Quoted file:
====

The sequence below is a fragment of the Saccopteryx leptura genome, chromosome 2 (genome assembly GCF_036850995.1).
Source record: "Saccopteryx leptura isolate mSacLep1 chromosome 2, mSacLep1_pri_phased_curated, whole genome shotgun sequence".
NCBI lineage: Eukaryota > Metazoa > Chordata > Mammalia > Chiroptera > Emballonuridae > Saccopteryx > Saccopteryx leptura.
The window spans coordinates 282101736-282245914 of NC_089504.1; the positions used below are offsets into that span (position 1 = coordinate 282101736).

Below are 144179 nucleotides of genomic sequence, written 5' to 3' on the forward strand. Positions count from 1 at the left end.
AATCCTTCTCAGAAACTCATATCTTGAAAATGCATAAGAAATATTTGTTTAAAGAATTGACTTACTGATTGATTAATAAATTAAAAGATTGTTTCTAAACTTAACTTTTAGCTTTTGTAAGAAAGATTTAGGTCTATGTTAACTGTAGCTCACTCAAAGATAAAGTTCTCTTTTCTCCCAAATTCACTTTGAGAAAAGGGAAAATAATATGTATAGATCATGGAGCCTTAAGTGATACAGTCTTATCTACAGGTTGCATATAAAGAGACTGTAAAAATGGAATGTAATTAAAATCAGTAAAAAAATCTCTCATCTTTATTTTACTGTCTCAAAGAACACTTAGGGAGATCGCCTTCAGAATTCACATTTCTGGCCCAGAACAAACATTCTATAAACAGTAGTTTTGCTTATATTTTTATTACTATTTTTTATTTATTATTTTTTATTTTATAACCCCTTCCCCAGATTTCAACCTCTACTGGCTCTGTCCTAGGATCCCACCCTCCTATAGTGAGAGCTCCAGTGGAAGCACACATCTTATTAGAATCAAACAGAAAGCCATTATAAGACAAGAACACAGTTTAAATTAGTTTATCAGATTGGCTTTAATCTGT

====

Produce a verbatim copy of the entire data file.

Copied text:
The sequence below is a fragment of the Saccopteryx leptura genome, chromosome 2 (genome assembly GCF_036850995.1).
Source record: "Saccopteryx leptura isolate mSacLep1 chromosome 2, mSacLep1_pri_phased_curated, whole genome shotgun sequence".
NCBI lineage: Eukaryota > Metazoa > Chordata > Mammalia > Chiroptera > Emballonuridae > Saccopteryx > Saccopteryx leptura.
The window spans coordinates 282101736-282245914 of NC_089504.1; the positions used below are offsets into that span (position 1 = coordinate 282101736).

Below are 144179 nucleotides of genomic sequence, written 5' to 3' on the forward strand. Positions count from 1 at the left end.
AATCCTTCTCAGAAACTCATATCTTGAAAATGCATAAGAAATATTTGTTTAAAGAATTGACTTACTGATTGATTAATAAATTAAAAGATTGTTTCTAAACTTAACTTTTAGCTTTTGTAAGAAAGATTTAGGTCTATGTTAACTGTAGCTCACTCAAAGATAAAGTTCTCTTTTCTCCCAAATTCACTTTGAGAAAAGGGAAAATAATATGTATAGATCATGGAGCCTTAAGTGATACAGTCTTATCTACAGGTTGCATATAAAGAGACTGTAAAAATGGAATGTAATTAAAATCAGTAAAAAAATCTCTCATCTTTATTTTACTGTCTCAAAGAACACTTAGGGAGATCGCCTTCAGAATTCACATTTCTGGCCCAGAACAAACATTCTATAAACAGTAGTTTTGCTTATATTTTTATTACTATTTTTTATTTATTATTTTTTATTTTATAACCCCTTCCCCAGATTTCAACCTCTACTGGCTCTGTCCTAGGATCCCACCCTCCTATAGTGAGAGCTCCAGTGGAAGCACACATCTTATTAGAATCAAACAGAAAGCCATTATAAGACAAGAACACAGTTTAAATTAGTTTATCAGATTGGCTTTAATCTGT